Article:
The film centers on Milly and Jess “who have been best friends since childhood. Their friendship is put to the test as Jess struggles to have a much longed-for baby and Milly finds out she has breast cancer.” Barrymore gets the struggling mom-to-be role while Collette gets the cancer-stricken role. Maybe it’s the combination of these two endlessly watchable stars (and the semi-serious plot description), but I can’t be the only one who’s getting a Beaches vibe from this, or am I? Maybe it’s the dearth of two-female led films to choose from as a comparison (we usually see them in packs of three), though of course both Drew and Toni have great entries on that mini-genre what with Grey Gardens and In Her Shoes.

Then again, we also need to talk about that supporting cast: on top of Dominic Cooper (!) and Paddy Considine (currently in Pride), they’ve just announced the addition of Tyson Ritter (he of “The All American Rejects” fame). So many pretty boys for our leading ladies! Plus Jacqueline Bisset is playing Collette’s mother. Okay, so this cast may just be as eclectic as Hardwicke’s filmography.

Oh, and did I mention Toni shaved her head for it? She proudly showed it off earlier this week on People's Style watch:

Is a Barrymore/Collette film one of your fan-fic ideas come alive? What do you think of Toni's new look (especially given how beautiful her locks look in that earlier pic)?

Wednesday
Oct082014

Linktime Stories

Cinematically Insane #DontTouchTCM when it comes to Turner Broadcasting layoffs 
Richard Kelly, of Donnie Darko directing fame, lurves Gone Girl and write a whole epic essay about it while also touching on Eyes Wide Shut and Fincher's music videos
In Contention interviews cinematographer Robert Elswit (Inherent Vice, Nightcrawler)
MNPP gives Quote of the Day to Michael B Jordan on his costumes for Fantastic Four. "snug"
Deadline Scarlett Johansson about to do an Edith Wharton miniseries that was originally supposed to be a Michelle Pfeiffer feature film in the 90s. *sniffle*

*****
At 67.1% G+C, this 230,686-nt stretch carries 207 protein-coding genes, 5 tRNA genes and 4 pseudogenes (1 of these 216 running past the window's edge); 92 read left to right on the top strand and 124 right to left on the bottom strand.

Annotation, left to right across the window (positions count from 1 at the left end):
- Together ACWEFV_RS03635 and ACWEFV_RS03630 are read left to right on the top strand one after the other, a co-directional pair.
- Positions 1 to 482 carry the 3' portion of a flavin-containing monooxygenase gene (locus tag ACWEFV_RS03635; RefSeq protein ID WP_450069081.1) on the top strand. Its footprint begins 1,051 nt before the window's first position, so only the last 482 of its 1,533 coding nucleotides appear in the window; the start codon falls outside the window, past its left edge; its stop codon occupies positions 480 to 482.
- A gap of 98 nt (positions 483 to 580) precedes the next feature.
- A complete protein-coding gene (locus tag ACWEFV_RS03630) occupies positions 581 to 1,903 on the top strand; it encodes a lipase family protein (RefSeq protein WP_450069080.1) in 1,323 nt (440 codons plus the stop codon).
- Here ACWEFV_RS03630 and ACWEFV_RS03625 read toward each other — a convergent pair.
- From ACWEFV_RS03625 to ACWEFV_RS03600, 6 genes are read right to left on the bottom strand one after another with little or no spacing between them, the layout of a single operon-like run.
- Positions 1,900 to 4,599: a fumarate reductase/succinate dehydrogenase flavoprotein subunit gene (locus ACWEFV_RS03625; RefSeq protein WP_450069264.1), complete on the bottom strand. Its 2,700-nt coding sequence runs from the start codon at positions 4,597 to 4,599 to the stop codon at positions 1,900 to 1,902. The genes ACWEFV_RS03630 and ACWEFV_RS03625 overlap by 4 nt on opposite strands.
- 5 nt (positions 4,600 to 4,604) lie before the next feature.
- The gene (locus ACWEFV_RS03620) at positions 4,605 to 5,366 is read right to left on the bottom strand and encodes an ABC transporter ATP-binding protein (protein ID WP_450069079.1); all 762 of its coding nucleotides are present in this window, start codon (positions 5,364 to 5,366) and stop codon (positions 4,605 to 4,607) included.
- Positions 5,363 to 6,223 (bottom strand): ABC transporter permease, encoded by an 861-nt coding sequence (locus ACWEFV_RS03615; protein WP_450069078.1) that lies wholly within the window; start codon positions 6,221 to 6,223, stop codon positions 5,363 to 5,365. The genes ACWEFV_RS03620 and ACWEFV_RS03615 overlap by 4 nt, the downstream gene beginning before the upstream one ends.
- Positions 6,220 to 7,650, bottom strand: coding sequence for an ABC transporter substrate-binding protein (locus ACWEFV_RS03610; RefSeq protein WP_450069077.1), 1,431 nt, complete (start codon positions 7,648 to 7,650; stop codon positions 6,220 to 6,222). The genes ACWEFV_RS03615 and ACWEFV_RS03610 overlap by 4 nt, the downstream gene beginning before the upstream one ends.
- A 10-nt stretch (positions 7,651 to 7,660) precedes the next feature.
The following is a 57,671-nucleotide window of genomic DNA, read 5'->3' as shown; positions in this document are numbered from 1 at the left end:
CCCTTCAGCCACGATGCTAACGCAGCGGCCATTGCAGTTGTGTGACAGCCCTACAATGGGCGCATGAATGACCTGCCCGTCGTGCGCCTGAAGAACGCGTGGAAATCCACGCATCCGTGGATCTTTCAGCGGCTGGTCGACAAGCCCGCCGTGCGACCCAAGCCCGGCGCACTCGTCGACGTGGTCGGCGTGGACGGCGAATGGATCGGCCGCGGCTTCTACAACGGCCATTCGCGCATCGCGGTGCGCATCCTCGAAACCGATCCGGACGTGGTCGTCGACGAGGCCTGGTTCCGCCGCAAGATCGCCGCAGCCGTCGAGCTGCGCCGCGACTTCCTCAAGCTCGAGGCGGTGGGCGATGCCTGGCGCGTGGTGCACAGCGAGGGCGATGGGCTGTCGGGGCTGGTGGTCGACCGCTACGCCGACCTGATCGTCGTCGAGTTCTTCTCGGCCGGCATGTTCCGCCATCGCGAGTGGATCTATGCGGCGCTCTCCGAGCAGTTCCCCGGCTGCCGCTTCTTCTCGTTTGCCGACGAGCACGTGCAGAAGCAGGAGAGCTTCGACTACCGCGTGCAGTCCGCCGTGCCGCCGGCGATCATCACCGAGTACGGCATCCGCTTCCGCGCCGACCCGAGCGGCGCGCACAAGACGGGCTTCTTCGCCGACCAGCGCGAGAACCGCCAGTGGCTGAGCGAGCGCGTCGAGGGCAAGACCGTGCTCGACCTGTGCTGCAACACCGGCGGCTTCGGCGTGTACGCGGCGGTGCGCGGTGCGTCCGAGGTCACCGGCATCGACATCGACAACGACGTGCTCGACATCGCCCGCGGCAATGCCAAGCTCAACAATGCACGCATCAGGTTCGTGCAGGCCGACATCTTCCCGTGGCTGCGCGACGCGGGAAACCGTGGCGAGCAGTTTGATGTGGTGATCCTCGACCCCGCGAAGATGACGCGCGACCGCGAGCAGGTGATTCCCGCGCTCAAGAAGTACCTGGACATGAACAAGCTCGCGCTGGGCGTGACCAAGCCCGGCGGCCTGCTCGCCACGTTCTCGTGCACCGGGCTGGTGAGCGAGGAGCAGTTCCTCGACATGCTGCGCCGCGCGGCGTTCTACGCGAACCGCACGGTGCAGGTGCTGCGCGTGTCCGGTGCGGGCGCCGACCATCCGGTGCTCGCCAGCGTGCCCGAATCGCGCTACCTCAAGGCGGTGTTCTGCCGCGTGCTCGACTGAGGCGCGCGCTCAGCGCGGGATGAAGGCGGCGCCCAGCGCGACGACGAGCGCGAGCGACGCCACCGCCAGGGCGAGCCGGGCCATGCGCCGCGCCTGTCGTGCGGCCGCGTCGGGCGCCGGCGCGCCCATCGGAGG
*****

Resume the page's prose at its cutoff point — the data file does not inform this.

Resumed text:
Empire first images of Mark Wahlberg, Jessica Lange and Brie Larson in The Gambler remake
Vulture the exact moment Jennifer Garner fell in love with Ben Affleck 
Antagony & Ecstacy on The Boxtrolls. Glad Tim loved it
Boston Globe Mark Wahlberg's compound is finished. Holy third nipple, is he planning to house everyone who has ever appeared in any of his movies?
IndieWire 11 things learned about PT Anderson / Inherent Vice at the recent press conference
The Dissolve interesting video about shooting sex scenes from Joe Carnahan. Starring Patrick Wilson! Who...speaking of...
The Playlist interviews Jason Reitman who talks about the initial indifference to Young Adult, his Labor Day "misfire" and the critical savaging of Men Women and Children. I haven't seen the latter film yet so I don't know if it's gotten a fair shake or not but Reitman does have a point about film criticism today:

When I talk to directors and actors, "Young Adult" is their clear favorite of my films. I don't think ten years from now people will go, "Oh wow, I didn’t realize "Labor Day" was a such a masterpiece." But what it has taught me is that I can't really gauge what a movie is in the moment. To bring it round back to ["Men, Women & Children"]: film criticism has become a tweet. The moment the movie plays, people are writing about it and there's no digestive period.  

We were right about Young Adult all along, bitches.

 

I love this bookOff Cinema
Arts.Mic on the good news on GLAAD's annual gays on TV report. But...
Slate chimes in with a a more dismissive response: why count?
Pajiba ranking Kyle Maclachlan's TV roles since Twin Peaks

<-- Encyclopedia Madonnica I backed this 20th anniversary edition of the book at Kickstarter. There's a couple more days left to back it and insure your own copy. The book meant so much to me back in the day before you could look up everything instantaneously and when there weren't elaborate comprehensive fansites to celebrities yet. Plus it was just damn fun with lots of trivia and silliness. When I first met Matthew Rettenmund (Boy Culture) here in NYC several years ago I was a wee bit starstruck because of it. And speaking of the big M...